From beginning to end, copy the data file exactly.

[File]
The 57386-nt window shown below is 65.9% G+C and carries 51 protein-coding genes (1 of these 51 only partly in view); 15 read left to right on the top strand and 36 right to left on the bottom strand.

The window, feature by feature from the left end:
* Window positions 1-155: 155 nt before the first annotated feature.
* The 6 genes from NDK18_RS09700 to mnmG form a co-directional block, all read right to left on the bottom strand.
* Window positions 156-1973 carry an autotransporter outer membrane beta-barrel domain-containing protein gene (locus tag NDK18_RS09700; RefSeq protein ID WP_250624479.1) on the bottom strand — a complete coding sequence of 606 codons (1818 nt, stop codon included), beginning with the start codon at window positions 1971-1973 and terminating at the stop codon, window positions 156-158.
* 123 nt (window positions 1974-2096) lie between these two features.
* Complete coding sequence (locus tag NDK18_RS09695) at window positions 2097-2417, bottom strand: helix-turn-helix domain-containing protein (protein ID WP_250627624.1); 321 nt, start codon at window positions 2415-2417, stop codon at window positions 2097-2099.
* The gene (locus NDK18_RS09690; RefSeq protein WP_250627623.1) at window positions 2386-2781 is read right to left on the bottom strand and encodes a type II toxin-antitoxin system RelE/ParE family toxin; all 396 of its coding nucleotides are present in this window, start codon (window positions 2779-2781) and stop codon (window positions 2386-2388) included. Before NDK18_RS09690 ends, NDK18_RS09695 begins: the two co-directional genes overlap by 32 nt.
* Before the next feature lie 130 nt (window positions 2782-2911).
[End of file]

The 57386-nt window shown below is 65.9% G+C and carries 51 protein-coding genes (1 of these 51 only partly in view); 15 read left to right on the top strand and 36 right to left on the bottom strand.

The window, feature by feature from the left end:
* Window positions 1-155: 155 nt before the first annotated feature.
* The 6 genes from NDK18_RS09700 to mnmG form a co-directional block, all read right to left on the bottom strand.
* Window positions 156-1973 carry an autotransporter outer membrane beta-barrel domain-containing protein gene (locus tag NDK18_RS09700; RefSeq protein ID WP_250624479.1) on the bottom strand — a complete coding sequence of 606 codons (1818 nt, stop codon included), beginning with the start codon at window positions 1971-1973 and terminating at the stop codon, window positions 156-158.
* 123 nt (window positions 1974-2096) lie between these two features.
* Complete coding sequence (locus tag NDK18_RS09695) at window positions 2097-2417, bottom strand: helix-turn-helix domain-containing protein (protein ID WP_250627624.1); 321 nt, start codon at window positions 2415-2417, stop codon at window positions 2097-2099.
* The gene (locus NDK18_RS09690; RefSeq protein WP_250627623.1) at window positions 2386-2781 is read right to left on the bottom strand and encodes a type II toxin-antitoxin system RelE/ParE family toxin; all 396 of its coding nucleotides are present in this window, start codon (window positions 2779-2781) and stop codon (window positions 2386-2388) included. Before NDK18_RS09690 ends, NDK18_RS09695 begins: the two co-directional genes overlap by 32 nt.
* Before the next feature lie 130 nt (window positions 2782-2911).